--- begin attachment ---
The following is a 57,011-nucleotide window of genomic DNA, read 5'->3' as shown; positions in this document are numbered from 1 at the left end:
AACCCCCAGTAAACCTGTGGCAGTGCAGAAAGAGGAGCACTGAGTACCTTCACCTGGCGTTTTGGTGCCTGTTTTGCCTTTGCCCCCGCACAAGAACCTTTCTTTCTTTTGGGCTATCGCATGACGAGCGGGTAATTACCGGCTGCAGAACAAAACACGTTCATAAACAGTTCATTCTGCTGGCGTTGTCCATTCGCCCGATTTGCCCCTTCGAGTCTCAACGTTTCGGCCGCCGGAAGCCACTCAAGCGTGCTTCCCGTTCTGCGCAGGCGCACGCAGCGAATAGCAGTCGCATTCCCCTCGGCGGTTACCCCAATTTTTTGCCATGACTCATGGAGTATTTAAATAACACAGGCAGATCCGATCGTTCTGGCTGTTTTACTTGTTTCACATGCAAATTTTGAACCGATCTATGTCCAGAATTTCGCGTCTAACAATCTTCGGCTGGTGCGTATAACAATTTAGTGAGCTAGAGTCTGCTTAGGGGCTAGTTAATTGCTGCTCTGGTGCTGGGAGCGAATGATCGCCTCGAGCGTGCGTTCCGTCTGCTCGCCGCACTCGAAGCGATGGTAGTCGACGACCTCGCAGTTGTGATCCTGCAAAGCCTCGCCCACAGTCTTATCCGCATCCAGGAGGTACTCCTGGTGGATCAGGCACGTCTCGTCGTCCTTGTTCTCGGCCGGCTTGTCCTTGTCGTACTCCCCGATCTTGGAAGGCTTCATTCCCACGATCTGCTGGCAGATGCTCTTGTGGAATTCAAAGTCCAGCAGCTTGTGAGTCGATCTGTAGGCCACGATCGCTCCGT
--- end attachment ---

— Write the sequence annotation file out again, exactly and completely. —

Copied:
The following is a 57,011-nucleotide window of genomic DNA, read 5'->3' as shown; positions in this document are numbered from 1 at the left end:
AACCCCCAGTAAACCTGTGGCAGTGCAGAAAGAGGAGCACTGAGTACCTTCACCTGGCGTTTTGGTGCCTGTTTTGCCTTTGCCCCCGCACAAGAACCTTTCTTTCTTTTGGGCTATCGCATGACGAGCGGGTAATTACCGGCTGCAGAACAAAACACGTTCATAAACAGTTCATTCTGCTGGCGTTGTCCATTCGCCCGATTTGCCCCTTCGAGTCTCAACGTTTCGGCCGCCGGAAGCCACTCAAGCGTGCTTCCCGTTCTGCGCAGGCGCACGCAGCGAATAGCAGTCGCATTCCCCTCGGCGGTTACCCCAATTTTTTGCCATGACTCATGGAGTATTTAAATAACACAGGCAGATCCGATCGTTCTGGCTGTTTTACTTGTTTCACATGCAAATTTTGAACCGATCTATGTCCAGAATTTCGCGTCTAACAATCTTCGGCTGGTGCGTATAACAATTTAGTGAGCTAGAGTCTGCTTAGGGGCTAGTTAATTGCTGCTCTGGTGCTGGGAGCGAATGATCGCCTCGAGCGTGCGTTCCGTCTGCTCGCCGCACTCGAAGCGATGGTAGTCGACGACCTCGCAGTTGTGATCCTGCAAAGCCTCGCCCACAGTCTTATCCGCATCCAGGAGGTACTCCTGGTGGATCAGGCACGTCTCGTCGTCCTTGTTCTCGGCCGGCTTGTCCTTGTCGTACTCCCCGATCTTGGAAGGCTTCATTCCCACGATCTGCTGGCAGATGCTCTTGTGGAATTCAAAGTCCAGCAGCTTGTGAGTCGATCTGTAGGCCACGATCGCTCCGT